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Thread: Peapod

  1. #1
    Senior Member Wentworth's Avatar
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    Peapod

    Hi all,
    Recently returned from a 3 day trip using my new peapod. It performed perfectly, keeping me warm, too warm infact. Coupled with my homemade bugnet, I had to vent the peapod to my waist.

    When the temp dropped in the early hours, I just pulled the sides of the peapod together, sealing the velcro. I didn't feel the need for a top quilt at all.

    The odd thing is I don't see much being written about the peapod. To me, having a huge lofty sleepingbag round the hammock seems like the easiest, simplest way to stay warm. Why has it not caught on?
    People are continuing to search for new, slightly complex ways to stay warm, which I think is great. The more innovation, the better. But it seems to me that the simplest answer is already here.
    Any thoughts on why the peapod isn't more popular?

  2. #2
    Senior Member angrysparrow's Avatar
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    You are correct in your observation of the PeaPod. It is a wonderful and highly useful piece of gear that can be adapted to a wide range of conditions. I am a happy user of one, and find it to be a versatile piece of gear.

    It's weight/bulk is probably the biggest drawback for most, though. It's hard to justify carrying it in conditions where it would be likely overkill in warmth.

    But for known cold conditions...I agree. It's a fantastic choice.
    I think that when the lies are all told and forgot the truth will be there yet. It dont move about from place to place and it dont change from time to time. You cant corrupt it any more than you can salt salt. - Cormac McCarthy

  3. #3
    Senior Member BillyBob58's Avatar
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    Quote Originally Posted by angrysparrow View Post
    You are correct in your observation of the PeaPod. It is a wonderful and highly useful piece of gear that can be adapted to a wide range of conditions. I am a happy user of one, and find it to be a versatile piece of gear.

    It's weight/bulk is probably the biggest drawback for most, though. It's hard to justify carrying it in conditions where it would be likely overkill in warmth.

    But for known cold conditions...I agree. It's a fantastic choice.
    What A.S. said! I have owned and used several different approaches to keeping warm, including the PeaPod. I also consider it right at the top of the heap as for sheer efficiency at keeping warm, though there are def several dif approaches that can also do the job very well. So it comes down to a set of pros and cons among the different approaches.

    As to why seldom used, first of all, the PeaPod will only work with certain hammocks. A year or two back, the Hennessys were the most popular by a long shot, and the pods were a no go with those. At least until 2Q's zipper mods became available. And it is useless with the Bridge hammocks.

    In addition, when used with hammocks it does work with, it works better with some hammocks than others, IMO. Though it can be made to work satisfactorily with most top loading hammocks, at least those with no nets or where you can get the net mostly out of the way.

    I think perceived price- way expensive- is also a factor, and perceived weight. At first glance, it seems to be expensive and pretty heavy compared to an equally warm under quilt. But, what is often not considered with this is that the pod includes a top quilt, and in many ways actually functions as a sort of roomy mummy bag. Not exactly and not with all hammocks, because some hammocks will cause the top to be lifted up, causing a gap, which will allow heat to escape out of any breathing hole. So it will not be as warm on top as on bottom, with most hammocks, not by itself. But, as you know, it is still pretty warm even on top even used all by itself, and I think people forget this when looking at the price. If you add any kind of top quilt to this, even the lightest summer TQ, you are looking at a serious cold fighting machine. In fact, using ONLY some puffy clothing and a narrow hammock has got me through the mid 20s just fine. The puffy clothing allowed me to "seal" off around the neck so that all my warm air diod not escape out of the breathing hole.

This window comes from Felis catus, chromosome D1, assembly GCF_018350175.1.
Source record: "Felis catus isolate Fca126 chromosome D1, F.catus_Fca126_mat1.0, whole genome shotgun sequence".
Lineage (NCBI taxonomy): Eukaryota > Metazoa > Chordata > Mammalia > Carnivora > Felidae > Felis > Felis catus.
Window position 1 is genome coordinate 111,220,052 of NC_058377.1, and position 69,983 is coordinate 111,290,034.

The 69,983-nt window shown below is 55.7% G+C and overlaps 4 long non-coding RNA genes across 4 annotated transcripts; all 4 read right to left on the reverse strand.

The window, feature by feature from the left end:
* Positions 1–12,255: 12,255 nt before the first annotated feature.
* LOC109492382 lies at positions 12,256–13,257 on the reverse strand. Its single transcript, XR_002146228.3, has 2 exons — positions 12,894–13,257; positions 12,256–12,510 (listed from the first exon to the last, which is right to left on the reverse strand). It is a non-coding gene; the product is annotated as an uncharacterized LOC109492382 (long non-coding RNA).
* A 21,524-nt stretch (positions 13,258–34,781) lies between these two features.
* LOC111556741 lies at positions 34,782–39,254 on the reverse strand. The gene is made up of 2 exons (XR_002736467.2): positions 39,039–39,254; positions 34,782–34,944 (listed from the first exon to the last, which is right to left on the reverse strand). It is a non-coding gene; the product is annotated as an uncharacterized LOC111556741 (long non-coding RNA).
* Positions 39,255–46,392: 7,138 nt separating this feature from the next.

The only other thing I can think of would apply more to people who are using one, rather than some one trying to decide on a pod vs other approaches. Compared to a separate top quilt/under quilt, if you have the pod mostly closed up, it is therefore not "open", IOW it does not feel open and roomy, but is a bit tight and closed in by comparison. Especially for the bigger guys. Some, especially the claustrophobic, might not like that.

    OTOH, for those who don't suffer from that so much, the very fact that your entire face and head are covered or mostly covered, plus the edges of the hammock along the full length are covered, plus the fact that you can add most anything underneath ( clothing, pads, space blankets, dry leaves, all of the above) makes it awful easy to keep warm at whatever temp.

    Great piece of gear, unless your haammock won't work with it.
    For I consider that the sufferings of this present time are not worthy to be compared with the glory that is to be revealed to us....that the creation itself also will be set free from its slavery to corruption into the freedom of the glory of the children of God. For we know that the whole creation groans and suffers the pains of childbirth together until now.
    Romans 8:18,21-22

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